Sue Sturgis

Editorial Director

Sue joined the Institute in November 2005 as director of Gulf Coast Reconstruction Watch, a project to document and investigate the post-Katrina recovery. A former staff writer for The News & Observer in Raleigh, North Carolina, and the Independent Weekly in Durham, North Carolina, Sue directs and writes for the Institute's online magazine, Facing South, with a focus on energy and environmental issues. She was the first journalist to be awarded the North Carolina League of Conservation Voters' Catalyst Award for her commitment to educating the public about important environmental issues.

Sue has authored or co-authored numerous Institute reports, including "Life After BP" (2011), "Faith in the Gulf" (2008), "Hurricane Katrina and the Guiding Principles on Internal Displacement" (2008) and "Blueprint for Gulf Renewal" (2007). Her work has also appeared in other publications including The American Prospect, The Progressive, and Salon. Sue holds a master's degree in journalism from New York University and a bachelor's in social work from Penn State.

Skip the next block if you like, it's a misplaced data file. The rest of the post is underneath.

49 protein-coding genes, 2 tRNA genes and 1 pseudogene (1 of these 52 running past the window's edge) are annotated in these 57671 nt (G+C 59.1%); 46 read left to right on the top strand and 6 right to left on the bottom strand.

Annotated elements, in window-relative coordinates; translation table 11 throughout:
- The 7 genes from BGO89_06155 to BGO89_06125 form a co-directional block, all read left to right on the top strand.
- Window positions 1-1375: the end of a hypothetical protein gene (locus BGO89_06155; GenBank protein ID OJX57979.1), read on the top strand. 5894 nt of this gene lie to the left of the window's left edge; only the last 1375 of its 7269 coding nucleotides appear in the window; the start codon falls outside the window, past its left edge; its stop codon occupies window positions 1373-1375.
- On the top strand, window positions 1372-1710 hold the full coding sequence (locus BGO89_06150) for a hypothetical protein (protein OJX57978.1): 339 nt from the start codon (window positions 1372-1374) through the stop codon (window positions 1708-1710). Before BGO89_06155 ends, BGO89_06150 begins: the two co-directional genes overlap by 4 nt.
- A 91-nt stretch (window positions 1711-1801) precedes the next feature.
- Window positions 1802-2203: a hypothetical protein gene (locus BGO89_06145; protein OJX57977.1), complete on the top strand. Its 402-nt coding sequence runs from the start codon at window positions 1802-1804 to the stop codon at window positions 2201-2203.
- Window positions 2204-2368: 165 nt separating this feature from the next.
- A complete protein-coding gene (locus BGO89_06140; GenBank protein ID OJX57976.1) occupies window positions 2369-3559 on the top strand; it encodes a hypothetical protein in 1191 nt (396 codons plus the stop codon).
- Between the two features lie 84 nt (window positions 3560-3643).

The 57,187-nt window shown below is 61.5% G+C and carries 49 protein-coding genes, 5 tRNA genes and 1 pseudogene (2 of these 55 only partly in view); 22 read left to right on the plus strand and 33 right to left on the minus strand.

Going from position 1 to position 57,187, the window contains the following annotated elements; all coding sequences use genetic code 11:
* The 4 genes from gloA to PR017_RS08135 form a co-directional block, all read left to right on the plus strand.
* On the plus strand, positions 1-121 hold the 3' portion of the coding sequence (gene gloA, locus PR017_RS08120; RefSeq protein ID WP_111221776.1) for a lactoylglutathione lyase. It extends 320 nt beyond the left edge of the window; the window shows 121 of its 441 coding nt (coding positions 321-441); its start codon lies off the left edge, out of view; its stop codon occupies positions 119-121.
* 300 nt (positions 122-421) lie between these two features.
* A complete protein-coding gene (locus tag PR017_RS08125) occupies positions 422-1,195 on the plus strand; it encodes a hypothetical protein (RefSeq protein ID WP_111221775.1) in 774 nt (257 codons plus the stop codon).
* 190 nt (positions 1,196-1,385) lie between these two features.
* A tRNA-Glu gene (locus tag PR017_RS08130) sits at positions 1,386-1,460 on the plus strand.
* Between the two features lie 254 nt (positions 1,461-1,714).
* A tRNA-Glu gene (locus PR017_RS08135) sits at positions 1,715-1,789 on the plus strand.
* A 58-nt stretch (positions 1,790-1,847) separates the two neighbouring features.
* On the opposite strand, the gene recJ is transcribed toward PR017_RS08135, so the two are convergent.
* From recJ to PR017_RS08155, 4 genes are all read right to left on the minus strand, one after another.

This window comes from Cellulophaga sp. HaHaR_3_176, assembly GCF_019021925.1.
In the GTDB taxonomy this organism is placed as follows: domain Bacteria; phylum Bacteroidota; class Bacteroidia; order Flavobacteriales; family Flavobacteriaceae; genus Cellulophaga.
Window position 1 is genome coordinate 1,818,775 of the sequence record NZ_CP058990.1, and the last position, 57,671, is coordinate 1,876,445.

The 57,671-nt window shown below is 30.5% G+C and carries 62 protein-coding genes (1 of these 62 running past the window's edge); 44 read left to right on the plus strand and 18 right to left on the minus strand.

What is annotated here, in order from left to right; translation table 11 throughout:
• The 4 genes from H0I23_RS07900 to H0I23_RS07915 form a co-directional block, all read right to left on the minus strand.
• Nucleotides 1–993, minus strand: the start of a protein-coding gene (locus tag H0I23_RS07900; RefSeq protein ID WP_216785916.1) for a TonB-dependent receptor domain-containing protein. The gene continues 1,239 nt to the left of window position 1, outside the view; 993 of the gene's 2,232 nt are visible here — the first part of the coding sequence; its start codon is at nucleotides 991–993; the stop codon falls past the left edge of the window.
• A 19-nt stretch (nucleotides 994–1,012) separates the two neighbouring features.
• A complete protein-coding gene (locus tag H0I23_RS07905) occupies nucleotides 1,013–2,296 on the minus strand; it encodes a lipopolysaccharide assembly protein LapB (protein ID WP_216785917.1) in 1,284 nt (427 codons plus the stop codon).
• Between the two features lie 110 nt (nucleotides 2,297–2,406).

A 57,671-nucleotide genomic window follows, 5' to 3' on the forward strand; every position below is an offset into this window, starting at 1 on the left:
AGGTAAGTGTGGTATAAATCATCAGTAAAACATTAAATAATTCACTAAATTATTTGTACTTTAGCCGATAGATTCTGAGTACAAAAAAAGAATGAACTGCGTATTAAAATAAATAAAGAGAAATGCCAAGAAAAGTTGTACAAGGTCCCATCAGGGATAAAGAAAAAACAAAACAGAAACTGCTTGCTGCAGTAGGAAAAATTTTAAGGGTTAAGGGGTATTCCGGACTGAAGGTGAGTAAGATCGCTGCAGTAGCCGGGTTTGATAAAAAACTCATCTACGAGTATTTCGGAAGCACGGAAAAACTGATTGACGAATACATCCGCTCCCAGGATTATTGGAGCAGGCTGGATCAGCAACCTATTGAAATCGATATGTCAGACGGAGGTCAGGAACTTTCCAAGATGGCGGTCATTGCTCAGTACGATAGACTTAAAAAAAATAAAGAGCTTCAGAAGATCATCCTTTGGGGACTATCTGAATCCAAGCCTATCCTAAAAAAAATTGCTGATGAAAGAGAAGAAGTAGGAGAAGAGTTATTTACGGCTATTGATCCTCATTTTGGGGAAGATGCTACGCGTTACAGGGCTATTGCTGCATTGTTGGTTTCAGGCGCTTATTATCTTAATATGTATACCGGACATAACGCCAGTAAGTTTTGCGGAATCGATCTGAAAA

Email Sue

Articles by Sue

More comments on the Duke lacrosse rape scandal

April 16, 2007 - Anyone who's followed the reaction to the Duke lacrosse rape case in the blogosphere knows that it's occasionally brought out the worst in human nature: racism, misogyny, classism, and a general viciousness, all aided and abetted by people's ability to speak their piece without revealing their identity.

Climate action rallies set for this weekend

April 9, 2007 - This coming Saturday, April 14 marks Step It Up 2007, the first National Day of Climate Action. There will be more than 1,300 gatherings across the country, from big rallies that aims to draw thousands, to modest global-warming awareness events organized by small groups of concerned citizens.

More grim news on global warming

April 6, 2007 - The Intergovernmental Panel on Climate Change today released its second summary report of the year, this one detailing the observed impacts of global warming on humans and the natural environment. The news is not good.